Intore Dance: The Intore Dancers, renowned for their remarkable technique, have enormously impacted the Regional traditions and have efficiently showcased their exceptional abilities by leaping over 2.40 meters. Their fame as dancers spread worldwide when they performed at the 1958 World Expo in Brussels. Today, Intore dancers have remained an integral and exceptional part of Rwanda’s rich traditions.

Rwanda, East Africa’s Unifying Factor Beyond a Homecoming Dance, The “Intore,” once the elite of the traditional Rwanda army known as “The Chosen Ones,” possessed a unique skill set beyond military training. They were also adept in the high jump and dance.


Intore Dance, more than just a homecoming dance, is a significant unifying factor in Rwanda. Over the years, this activity has gained immense popularity for various reasons, including its formation by the army, which consisted of soldiers from diverse Rwandan communities, such as cattle keepers, cultivators, iron smelters, and potters.

The warriors‘ dance, a precious jewel in Rwanda’s choreographic heritage, is a sight. Adorned with a mane crafted from sisal fibre, tied around their ankles, and accompanied by the melodic jingle of little bells with each step, the warriors’ dance pulsates with an exhilarating rhythm. 

During the late 1940s and 1950s, a notable Intore dancer named Mzee Kamuhangire emerged. He led the Intore group that entertained royal figures, including King Mutara III Rudahigwa, who personally recognized his talent by awarding him a cow.

The significance of Intore Dance lies in its symbolic movements and gestures, each intricately linked to fighting tactics and weaponry. These symbols set it apart and grant the dance a special place in Rwandan society.

Intore Dance goes beyond being a spectacle for amusement; it embodies the resilience and shared identity of the Rwandan people. It is performed during important ceremonies, cultural festivals, and national events, fostering a sense of pride and unity among the population.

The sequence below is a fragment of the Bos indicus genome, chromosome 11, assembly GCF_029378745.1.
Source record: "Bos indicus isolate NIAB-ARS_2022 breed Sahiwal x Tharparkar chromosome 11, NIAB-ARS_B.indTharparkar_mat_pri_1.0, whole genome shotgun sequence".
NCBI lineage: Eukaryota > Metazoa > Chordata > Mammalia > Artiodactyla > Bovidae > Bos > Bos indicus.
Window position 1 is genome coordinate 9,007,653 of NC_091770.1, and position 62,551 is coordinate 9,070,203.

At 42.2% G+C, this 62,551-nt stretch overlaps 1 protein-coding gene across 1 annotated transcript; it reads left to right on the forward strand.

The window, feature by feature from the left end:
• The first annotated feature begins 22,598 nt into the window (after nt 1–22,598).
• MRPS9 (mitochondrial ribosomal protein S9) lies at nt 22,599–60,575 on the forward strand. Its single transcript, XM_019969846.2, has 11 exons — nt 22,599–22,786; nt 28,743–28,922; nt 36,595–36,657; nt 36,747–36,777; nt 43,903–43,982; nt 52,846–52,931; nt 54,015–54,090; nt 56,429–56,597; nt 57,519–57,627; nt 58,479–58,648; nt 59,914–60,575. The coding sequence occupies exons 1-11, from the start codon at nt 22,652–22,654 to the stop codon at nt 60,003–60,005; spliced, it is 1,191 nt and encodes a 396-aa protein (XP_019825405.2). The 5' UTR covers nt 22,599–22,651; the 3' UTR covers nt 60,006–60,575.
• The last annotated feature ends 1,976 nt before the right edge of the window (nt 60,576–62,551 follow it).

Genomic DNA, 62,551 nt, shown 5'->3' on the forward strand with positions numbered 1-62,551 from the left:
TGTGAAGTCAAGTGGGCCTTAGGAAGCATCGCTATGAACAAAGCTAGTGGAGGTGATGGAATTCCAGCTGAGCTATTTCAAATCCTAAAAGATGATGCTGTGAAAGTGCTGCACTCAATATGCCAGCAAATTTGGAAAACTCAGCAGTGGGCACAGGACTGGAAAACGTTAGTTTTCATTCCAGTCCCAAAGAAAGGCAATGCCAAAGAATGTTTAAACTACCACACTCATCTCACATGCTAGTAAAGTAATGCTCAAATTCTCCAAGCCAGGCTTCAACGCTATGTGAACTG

The Intore Dance has continued to captivate audiences worldwide, representing Rwanda’s cultural richness and serving as a powerful testament to the country’s history and values. 


Music and dance continue to hold significant importance in Rwandan life, and live performances can be experienced at celebrations, villages, museums, and entertainment venues in various lodges and hotels across Rwanda.

Notably, in Huye, the renowned Urugangazi group showcases traditional dances accompanied by outstanding choreography. Widely regarded as a highlight, their performances are among Rwanda’s best.

Previously, women were confined to domestic roles, relegated to the kitchen and entrusted with raising children. However, today, women play crucial roles and are active members of most dance groups, contributing a new artistic dimension to the Intore dances.

The allure of Africa and the richness of its cultural expressions, such as the captivating Intore dances, offer an experience eagerly anticipated by those who are yet to visit the continent.